Please ensure Javascript is enabled for purposes of website accessibility

Senate Considers Bill to Block International Distribution of Coronavirus Vaccine

By Brian Orelli, PhD – Sep 11, 2020 at 7:04PM

You’re reading a free article with opinions that may differ from The Motley Fool’s Premium Investing Services. Become a Motley Fool member today to get instant access to our top analyst recommendations, in-depth research, investing resources, and more. Learn More

Companies could only distribute the vaccine internationally if domestic need is met.

The U.S. Senate is considering a bill that would prohibit international distribution of coronavirus vaccines made by companies that received federal funding until domestic need for the vaccine has been met. The current version of the bill calls out funding made available under four coronavirus-related laws.

The legislation would presumably affect one of the front-runners, Moderna (MRNA -0.23%), which has received $955 million from the U.S. Biomedical Advanced Research and Development Authority (BARDA) to support the development of mRNA-1273. Last month, Moderna said it was in "advanced discussions" with the European Commission to sell 80 million doses of the vaccine and was also talking to the Japanese government about supplying 40 million doses.

Johnson & Johnson (JNJ 0.13%), Novavax (NVAX -2.88%), and Merck (MRK 0.64%) would also presumably be affected since they've all taken money from the U.S. government to support their coronavirus vaccines.

A medical provider giving a shot to a child.

Image source: Getty Images.

The legislation only affects companies with U.S. headquarters, so U.K.-based AstraZeneca (AZN 0.08%) and France-based Sanofi (SNY 0.78%) would seem to be exempt from the legislation in its current form. Pfizer (PFE 0.74%) has taken money from BARDA, but the U.S. pharma might be able to get around the rule if its vaccine is sold through its partner BioNTech (BNTX -0.88%), which is headquartered in Germany.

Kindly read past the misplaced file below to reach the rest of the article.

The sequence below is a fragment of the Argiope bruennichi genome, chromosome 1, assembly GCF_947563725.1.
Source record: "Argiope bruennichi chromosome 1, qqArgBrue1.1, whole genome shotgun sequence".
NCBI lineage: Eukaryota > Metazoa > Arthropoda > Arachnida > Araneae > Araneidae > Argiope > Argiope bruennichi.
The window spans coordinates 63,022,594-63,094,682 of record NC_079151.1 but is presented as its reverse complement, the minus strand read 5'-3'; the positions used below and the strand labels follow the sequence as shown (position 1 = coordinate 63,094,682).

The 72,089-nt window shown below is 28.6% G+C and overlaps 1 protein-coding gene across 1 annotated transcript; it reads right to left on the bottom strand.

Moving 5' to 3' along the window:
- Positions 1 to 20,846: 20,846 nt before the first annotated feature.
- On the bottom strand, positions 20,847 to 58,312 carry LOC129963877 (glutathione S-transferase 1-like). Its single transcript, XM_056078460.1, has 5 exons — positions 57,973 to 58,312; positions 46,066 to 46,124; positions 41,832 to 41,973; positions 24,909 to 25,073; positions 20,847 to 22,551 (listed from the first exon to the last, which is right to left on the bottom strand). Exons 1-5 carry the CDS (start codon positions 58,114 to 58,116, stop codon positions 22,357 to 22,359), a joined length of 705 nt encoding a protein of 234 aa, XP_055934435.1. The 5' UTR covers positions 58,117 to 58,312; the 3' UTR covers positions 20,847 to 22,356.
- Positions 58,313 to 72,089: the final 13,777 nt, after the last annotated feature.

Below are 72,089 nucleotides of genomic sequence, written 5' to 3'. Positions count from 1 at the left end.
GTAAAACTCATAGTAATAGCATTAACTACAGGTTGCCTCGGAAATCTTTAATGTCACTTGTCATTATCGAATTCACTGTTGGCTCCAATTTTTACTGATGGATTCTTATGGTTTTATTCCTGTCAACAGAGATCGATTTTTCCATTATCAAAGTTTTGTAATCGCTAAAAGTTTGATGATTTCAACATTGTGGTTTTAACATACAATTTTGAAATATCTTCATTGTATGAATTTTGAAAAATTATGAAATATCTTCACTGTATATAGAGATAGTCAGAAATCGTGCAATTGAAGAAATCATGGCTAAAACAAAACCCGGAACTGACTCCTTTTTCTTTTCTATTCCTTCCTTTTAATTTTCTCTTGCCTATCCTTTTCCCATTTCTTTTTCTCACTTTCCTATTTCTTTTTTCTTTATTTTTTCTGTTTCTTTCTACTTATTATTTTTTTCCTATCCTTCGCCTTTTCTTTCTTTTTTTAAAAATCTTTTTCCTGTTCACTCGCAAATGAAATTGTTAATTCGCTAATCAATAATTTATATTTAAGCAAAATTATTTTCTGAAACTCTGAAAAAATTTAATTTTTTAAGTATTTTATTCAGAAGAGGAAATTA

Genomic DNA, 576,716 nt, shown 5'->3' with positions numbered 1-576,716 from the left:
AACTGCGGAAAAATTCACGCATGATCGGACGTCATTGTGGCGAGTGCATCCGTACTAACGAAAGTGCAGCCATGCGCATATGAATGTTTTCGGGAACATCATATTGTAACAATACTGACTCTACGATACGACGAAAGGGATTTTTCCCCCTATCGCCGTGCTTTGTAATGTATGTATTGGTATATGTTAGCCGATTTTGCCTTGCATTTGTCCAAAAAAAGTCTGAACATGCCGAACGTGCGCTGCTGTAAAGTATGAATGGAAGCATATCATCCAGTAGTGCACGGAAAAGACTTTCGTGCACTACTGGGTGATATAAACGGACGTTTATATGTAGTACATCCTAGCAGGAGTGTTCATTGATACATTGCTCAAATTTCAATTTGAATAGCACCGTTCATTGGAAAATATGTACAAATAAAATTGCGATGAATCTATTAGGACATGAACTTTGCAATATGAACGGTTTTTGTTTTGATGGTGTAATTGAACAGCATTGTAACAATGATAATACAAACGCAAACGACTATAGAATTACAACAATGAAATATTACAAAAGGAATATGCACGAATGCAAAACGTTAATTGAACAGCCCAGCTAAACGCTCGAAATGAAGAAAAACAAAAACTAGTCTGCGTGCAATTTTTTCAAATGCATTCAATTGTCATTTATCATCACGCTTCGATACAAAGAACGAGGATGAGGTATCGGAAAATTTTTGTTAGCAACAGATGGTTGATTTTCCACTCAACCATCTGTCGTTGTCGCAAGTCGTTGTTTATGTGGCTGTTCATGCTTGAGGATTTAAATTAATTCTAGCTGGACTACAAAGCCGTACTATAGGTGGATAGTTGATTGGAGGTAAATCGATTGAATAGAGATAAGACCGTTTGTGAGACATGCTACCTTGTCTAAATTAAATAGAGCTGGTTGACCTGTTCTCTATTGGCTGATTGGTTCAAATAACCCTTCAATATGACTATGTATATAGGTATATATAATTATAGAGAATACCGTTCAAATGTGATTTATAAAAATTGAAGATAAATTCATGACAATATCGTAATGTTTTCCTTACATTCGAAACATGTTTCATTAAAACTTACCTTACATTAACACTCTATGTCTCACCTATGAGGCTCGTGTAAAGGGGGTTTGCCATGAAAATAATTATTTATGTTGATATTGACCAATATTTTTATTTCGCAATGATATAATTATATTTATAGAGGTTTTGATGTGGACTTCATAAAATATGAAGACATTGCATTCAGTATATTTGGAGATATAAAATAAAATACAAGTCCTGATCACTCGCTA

The legislation only applies to vaccines that have been approved by the Food and Drug Administration, so companies could presumably get around the law by gaining approval in other countries first, selling in those countries, and then gaining approval in the U.S.

The bill, which was introduced by Sen. Thom Tillis, was referred to the Committee on Banking, Housing, and Urban Affairs.

Brian Orelli, PhD has no position in any of the stocks mentioned. The Motley Fool recommends Johnson & Johnson. The Motley Fool has a disclosure policy.

Invest Smarter with The Motley Fool

Join Over 1 Million Premium Members Receiving…

  • New Stock Picks Each Month
  • Detailed Analysis of Companies
  • Model Portfolios
  • Live Streaming During Market Hours
  • And Much More
Get Started Now

Stocks Mentioned

Related Articles

Motley Fool Returns

Motley Fool Stock Advisor

Market-beating stocks from our award-winning analyst team.

Stock Advisor Returns
356%
 
S&P 500 Returns
118%

Calculated by average return of all stock recommendations since inception of the Stock Advisor service in February of 2002. Returns as of 11/26/2022.

Discounted offers are only available to new members. Stock Advisor list price is $199 per year.

Premium Investing Services

Invest better with The Motley Fool. Get stock recommendations, portfolio guidance, and more from The Motley Fool's premium services.